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Restricted embryo growth ‘predicts miscarriage risk’

THE growth of an embryo during the early stages of pregnancy is linked to its risk of miscarriage, BBC reports quoting a University of Nottingham study.

Scientists found that 78% of single-baby pregnancies which ended in miscarriage were in the smallest 5% of embryos.

Researchers measured the length of more than 500 single and twin embryos during the first trimester.

An expert said the study added to our knowledge of miscarriage risk.

The research was presented at the British Fertility Society annual meeting in Leeds.

The Nottingham researchers tracked the growth of 247 singleton and 264 twin embryos conceived through IVF, because this allowed them to know the embryos’ precise gestational age.

For each embryo, the distance from top of the embryo’s head to the bottom of its buttocks (the crown-rump length), was measured once during the first trimester using an ultrasound scan.

The pregnancy was then monitored until birth.

Poor growth

Using the measurements, the researchers discovered that poor growth in the first 12 weeks of pregnancy was a good predictor of miscarriage.

They calculated that 77.8% of single embryo pregnancies that miscarried were growth restricted, while 98.1% of single embryo pregnancies that did not miscarry were not growth restricted.

This was not the case in twin pregnancies, however, where only 28.6% of pregnancies that miscarried were growth restricted.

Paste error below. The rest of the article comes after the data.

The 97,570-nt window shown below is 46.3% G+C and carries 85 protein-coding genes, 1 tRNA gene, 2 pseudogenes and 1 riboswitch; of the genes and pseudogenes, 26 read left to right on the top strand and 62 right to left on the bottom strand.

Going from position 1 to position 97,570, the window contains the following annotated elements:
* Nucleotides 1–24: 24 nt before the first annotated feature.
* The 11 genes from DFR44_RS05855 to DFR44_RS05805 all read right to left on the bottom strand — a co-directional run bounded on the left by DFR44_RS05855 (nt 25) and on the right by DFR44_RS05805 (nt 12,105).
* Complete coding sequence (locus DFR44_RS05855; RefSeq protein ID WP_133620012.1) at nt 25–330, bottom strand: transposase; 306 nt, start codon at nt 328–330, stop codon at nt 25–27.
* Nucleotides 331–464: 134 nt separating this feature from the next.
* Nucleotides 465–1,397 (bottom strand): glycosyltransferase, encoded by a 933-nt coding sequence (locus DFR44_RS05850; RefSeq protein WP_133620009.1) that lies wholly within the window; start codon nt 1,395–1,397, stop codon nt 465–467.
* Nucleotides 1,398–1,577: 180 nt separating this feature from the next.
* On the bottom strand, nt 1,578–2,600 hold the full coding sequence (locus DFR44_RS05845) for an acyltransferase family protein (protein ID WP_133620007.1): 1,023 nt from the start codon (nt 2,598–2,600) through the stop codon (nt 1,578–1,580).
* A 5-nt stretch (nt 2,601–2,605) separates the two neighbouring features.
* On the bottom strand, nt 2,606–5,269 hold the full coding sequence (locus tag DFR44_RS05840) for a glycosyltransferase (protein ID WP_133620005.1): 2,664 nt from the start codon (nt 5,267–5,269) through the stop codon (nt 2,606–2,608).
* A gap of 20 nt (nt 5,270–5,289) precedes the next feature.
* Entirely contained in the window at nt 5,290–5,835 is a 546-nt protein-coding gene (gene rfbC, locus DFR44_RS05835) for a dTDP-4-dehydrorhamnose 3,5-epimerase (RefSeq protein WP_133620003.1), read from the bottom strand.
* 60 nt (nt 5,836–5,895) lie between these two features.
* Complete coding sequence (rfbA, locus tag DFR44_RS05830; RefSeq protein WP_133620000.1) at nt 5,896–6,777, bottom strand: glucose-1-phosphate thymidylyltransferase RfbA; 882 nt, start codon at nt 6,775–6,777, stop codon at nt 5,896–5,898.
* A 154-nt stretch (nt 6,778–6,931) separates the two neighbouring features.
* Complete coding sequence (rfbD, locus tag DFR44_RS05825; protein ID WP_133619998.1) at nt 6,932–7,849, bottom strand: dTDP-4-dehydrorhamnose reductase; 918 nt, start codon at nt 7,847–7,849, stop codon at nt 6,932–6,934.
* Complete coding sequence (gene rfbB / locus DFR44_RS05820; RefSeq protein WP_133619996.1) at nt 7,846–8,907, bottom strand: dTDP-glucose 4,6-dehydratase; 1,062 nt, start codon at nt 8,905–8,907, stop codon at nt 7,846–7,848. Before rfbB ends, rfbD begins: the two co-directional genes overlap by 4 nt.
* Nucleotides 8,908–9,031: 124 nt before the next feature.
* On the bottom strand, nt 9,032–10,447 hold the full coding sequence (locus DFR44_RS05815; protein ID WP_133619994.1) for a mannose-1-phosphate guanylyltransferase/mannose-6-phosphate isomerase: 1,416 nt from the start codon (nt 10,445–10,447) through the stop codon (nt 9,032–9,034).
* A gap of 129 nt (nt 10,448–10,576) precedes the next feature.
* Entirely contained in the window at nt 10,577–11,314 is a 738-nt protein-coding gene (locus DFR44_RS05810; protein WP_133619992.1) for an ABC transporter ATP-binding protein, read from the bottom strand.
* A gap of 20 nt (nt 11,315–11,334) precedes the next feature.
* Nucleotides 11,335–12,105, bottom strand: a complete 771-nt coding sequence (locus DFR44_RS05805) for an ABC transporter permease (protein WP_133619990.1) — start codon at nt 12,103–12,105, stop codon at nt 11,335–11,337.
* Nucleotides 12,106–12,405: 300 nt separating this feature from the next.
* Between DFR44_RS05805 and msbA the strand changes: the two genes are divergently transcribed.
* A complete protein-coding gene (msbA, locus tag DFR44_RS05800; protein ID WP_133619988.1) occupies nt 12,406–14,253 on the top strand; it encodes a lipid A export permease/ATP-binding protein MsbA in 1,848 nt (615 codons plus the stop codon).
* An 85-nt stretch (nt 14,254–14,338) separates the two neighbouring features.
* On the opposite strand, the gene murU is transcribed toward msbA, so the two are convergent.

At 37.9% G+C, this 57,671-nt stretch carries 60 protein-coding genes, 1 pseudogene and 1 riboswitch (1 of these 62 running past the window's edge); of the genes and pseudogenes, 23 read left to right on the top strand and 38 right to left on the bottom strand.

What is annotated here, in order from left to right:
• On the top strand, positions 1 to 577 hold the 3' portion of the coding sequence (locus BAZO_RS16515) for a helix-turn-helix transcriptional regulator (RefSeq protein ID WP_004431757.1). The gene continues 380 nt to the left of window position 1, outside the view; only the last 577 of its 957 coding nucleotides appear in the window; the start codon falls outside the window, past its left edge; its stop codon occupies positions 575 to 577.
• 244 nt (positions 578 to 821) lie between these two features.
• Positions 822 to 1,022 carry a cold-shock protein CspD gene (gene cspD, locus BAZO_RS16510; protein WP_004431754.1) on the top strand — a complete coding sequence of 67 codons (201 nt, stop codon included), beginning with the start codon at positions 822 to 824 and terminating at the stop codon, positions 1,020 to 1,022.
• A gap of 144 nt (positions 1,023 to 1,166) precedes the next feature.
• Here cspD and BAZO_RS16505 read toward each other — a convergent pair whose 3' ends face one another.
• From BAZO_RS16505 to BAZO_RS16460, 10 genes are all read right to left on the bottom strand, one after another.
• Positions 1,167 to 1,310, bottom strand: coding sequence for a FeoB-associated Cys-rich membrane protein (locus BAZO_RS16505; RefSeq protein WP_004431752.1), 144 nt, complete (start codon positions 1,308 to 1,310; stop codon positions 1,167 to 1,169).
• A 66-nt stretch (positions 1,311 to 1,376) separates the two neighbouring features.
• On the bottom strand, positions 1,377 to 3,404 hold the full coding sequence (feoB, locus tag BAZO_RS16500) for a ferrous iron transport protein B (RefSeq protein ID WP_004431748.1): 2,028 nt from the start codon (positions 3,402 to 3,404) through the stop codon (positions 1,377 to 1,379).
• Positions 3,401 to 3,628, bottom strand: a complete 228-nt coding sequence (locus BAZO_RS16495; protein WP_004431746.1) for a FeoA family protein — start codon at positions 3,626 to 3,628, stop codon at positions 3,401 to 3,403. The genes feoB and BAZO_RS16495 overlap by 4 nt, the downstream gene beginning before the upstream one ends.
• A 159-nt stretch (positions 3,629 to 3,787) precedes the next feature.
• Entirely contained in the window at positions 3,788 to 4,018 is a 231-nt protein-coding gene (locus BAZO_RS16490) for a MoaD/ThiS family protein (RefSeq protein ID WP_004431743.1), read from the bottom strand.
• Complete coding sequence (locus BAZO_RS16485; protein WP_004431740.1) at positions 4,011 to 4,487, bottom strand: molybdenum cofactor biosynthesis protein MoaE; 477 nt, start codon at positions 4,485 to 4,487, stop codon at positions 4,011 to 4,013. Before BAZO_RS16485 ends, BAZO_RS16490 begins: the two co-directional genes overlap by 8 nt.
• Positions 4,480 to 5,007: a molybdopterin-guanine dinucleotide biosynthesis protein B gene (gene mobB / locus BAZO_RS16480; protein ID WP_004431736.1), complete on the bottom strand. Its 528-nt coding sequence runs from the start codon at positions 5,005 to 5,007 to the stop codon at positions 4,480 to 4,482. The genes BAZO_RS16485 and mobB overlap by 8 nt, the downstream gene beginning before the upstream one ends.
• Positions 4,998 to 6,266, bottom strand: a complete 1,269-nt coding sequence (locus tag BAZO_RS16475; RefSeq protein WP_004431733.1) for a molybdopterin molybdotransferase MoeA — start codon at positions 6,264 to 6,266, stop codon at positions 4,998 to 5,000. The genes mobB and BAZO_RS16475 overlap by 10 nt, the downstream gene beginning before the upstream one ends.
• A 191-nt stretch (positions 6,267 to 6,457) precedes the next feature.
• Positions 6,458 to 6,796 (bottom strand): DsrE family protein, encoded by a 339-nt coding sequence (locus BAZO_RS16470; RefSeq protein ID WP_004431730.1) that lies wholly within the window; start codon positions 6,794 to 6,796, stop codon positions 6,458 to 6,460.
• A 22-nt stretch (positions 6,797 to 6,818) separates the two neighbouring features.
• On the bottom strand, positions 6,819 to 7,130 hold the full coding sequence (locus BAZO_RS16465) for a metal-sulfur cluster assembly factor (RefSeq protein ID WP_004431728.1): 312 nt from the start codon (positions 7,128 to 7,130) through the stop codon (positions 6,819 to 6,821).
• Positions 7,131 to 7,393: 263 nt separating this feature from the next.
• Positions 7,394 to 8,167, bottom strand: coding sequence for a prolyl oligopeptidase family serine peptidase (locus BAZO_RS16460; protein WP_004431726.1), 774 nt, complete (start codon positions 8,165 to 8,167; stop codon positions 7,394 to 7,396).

Ninety-eight per cent of twin pregnancies that did not miscarry were not growth restricted.

Dr Shyamaly Sur, who led the research, said the findings should help to identify pregnancies at risk of miscarriage.

“There are various reasons why some embryos show restricted growth in the early stages of pregnancy. It could be down to an abnormality in the foetus or something in the environment of the womb.”

Underlying causes

“More research is now needed to investigate the relationship between growth and the underlying causes of miscarriage in more detail.

“We are focussing on how blood flow to the womb lining and embryo quality influence conception rates and subsequent miscarriage.”

Dr Raj Mathur, consultant gynaecologist at Addenbrooke’s Hospital in Cambridge, said it was a very good study which made biological sense.

But he said there were other factors to consider when looking at miscarriage risk.

“We also need to consider the woman’s health history, look at the picture of the whole woman.

“This study adds to our knowledge about risk but we also need to look at blood supply to the embryo and whatever genes are passed on from the father too.”

The study also found that twin embryos grew at the same rate as single embryos during the first trimester, which was not expected.

“There is something else going on with twin embryos. We need more research in this area. It could be that twins grow normally and then miscarry.”

Dr Sur said the research seemed to suggest that embryo growth patterns are similar in non-IVF pregnancies.

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